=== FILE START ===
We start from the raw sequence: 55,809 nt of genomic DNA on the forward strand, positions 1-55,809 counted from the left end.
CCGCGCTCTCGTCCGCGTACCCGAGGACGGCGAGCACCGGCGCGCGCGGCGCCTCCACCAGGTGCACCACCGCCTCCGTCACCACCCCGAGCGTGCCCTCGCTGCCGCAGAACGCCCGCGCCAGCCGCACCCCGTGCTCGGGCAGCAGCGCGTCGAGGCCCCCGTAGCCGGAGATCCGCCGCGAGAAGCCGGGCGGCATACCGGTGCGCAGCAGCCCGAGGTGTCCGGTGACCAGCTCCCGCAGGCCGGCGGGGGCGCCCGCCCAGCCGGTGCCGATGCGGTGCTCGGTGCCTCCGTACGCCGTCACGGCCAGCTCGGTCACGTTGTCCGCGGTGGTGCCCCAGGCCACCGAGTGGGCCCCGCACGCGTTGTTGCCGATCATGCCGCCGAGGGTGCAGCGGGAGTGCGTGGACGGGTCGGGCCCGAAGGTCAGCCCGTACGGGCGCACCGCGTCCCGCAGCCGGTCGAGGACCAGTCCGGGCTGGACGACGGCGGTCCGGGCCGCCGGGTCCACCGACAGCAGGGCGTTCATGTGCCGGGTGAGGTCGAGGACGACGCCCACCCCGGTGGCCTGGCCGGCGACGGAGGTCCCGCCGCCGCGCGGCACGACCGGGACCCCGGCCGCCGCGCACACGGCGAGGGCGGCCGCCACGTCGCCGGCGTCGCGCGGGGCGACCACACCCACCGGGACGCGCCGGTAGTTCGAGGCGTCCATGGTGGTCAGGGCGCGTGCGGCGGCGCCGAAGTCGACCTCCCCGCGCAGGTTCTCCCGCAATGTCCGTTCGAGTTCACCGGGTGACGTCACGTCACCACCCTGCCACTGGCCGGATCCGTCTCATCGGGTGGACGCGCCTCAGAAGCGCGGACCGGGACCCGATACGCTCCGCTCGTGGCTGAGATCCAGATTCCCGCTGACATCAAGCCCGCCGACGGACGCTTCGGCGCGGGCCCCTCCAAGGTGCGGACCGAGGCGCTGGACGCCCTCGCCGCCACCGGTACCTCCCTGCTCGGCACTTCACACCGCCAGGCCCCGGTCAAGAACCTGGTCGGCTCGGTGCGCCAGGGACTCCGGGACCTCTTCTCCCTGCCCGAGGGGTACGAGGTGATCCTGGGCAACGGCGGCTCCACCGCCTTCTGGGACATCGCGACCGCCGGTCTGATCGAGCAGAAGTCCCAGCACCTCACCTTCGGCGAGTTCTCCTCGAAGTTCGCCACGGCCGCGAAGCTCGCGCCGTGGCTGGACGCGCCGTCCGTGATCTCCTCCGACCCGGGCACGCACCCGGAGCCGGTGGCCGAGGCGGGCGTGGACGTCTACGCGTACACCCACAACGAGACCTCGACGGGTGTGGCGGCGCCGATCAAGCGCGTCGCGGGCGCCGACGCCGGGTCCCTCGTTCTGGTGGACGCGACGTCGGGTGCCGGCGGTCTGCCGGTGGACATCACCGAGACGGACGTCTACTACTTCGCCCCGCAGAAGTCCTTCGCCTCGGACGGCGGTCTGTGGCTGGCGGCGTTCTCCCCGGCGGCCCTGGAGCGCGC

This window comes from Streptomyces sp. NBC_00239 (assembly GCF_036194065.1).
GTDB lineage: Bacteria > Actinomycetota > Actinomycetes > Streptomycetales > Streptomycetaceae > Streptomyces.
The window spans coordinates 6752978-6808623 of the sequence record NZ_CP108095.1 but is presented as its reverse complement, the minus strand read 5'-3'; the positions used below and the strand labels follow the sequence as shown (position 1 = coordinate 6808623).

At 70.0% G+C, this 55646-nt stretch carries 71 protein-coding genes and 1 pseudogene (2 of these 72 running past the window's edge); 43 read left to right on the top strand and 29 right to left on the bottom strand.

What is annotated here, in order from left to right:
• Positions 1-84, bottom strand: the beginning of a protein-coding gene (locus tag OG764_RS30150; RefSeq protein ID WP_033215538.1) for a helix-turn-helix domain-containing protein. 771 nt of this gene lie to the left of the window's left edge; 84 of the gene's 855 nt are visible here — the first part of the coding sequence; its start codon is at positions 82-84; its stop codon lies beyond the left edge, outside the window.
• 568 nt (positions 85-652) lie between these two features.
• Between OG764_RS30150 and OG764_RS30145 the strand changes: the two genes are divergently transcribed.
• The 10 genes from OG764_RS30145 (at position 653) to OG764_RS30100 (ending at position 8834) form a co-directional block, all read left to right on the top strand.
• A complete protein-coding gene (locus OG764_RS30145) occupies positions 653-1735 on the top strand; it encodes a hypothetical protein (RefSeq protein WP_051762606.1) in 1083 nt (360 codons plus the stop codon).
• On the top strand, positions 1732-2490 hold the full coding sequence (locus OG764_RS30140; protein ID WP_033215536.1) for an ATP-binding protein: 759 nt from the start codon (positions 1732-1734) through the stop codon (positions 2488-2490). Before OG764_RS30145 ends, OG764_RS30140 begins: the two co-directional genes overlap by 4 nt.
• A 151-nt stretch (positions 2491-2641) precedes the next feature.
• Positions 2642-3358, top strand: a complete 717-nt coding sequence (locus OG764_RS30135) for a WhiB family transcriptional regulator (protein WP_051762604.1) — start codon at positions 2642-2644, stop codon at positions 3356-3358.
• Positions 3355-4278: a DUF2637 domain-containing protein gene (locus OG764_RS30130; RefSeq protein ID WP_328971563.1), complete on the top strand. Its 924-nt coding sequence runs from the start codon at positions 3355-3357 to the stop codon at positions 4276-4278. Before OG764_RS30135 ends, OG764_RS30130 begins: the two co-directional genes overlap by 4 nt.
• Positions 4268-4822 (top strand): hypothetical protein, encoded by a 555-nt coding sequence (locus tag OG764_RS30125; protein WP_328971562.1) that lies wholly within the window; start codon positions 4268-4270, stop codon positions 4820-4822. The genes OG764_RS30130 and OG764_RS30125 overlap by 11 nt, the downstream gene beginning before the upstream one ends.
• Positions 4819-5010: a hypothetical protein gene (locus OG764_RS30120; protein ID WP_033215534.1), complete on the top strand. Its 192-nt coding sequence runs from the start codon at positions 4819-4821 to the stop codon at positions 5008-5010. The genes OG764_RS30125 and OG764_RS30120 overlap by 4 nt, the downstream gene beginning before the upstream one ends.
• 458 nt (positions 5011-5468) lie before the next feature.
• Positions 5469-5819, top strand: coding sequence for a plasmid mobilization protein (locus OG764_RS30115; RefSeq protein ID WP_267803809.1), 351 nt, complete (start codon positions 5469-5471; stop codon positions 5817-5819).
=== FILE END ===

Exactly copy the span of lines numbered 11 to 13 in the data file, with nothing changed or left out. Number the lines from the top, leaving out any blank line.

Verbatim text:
• The 10 genes from OG764_RS30145 (at position 653) to OG764_RS30100 (ending at position 8834) form a co-directional block, all read left to right on the top strand.
• A complete protein-coding gene (locus OG764_RS30145) occupies positions 653-1735 on the top strand; it encodes a hypothetical protein (RefSeq protein WP_051762606.1) in 1083 nt (360 codons plus the stop codon).
• On the top strand, positions 1732-2490 hold the full coding sequence (locus OG764_RS30140; protein ID WP_033215536.1) for an ATP-binding protein: 759 nt from the start codon (positions 1732-1734) through the stop codon (positions 2488-2490). Before OG764_RS30145 ends, OG764_RS30140 begins: the two co-directional genes overlap by 4 nt.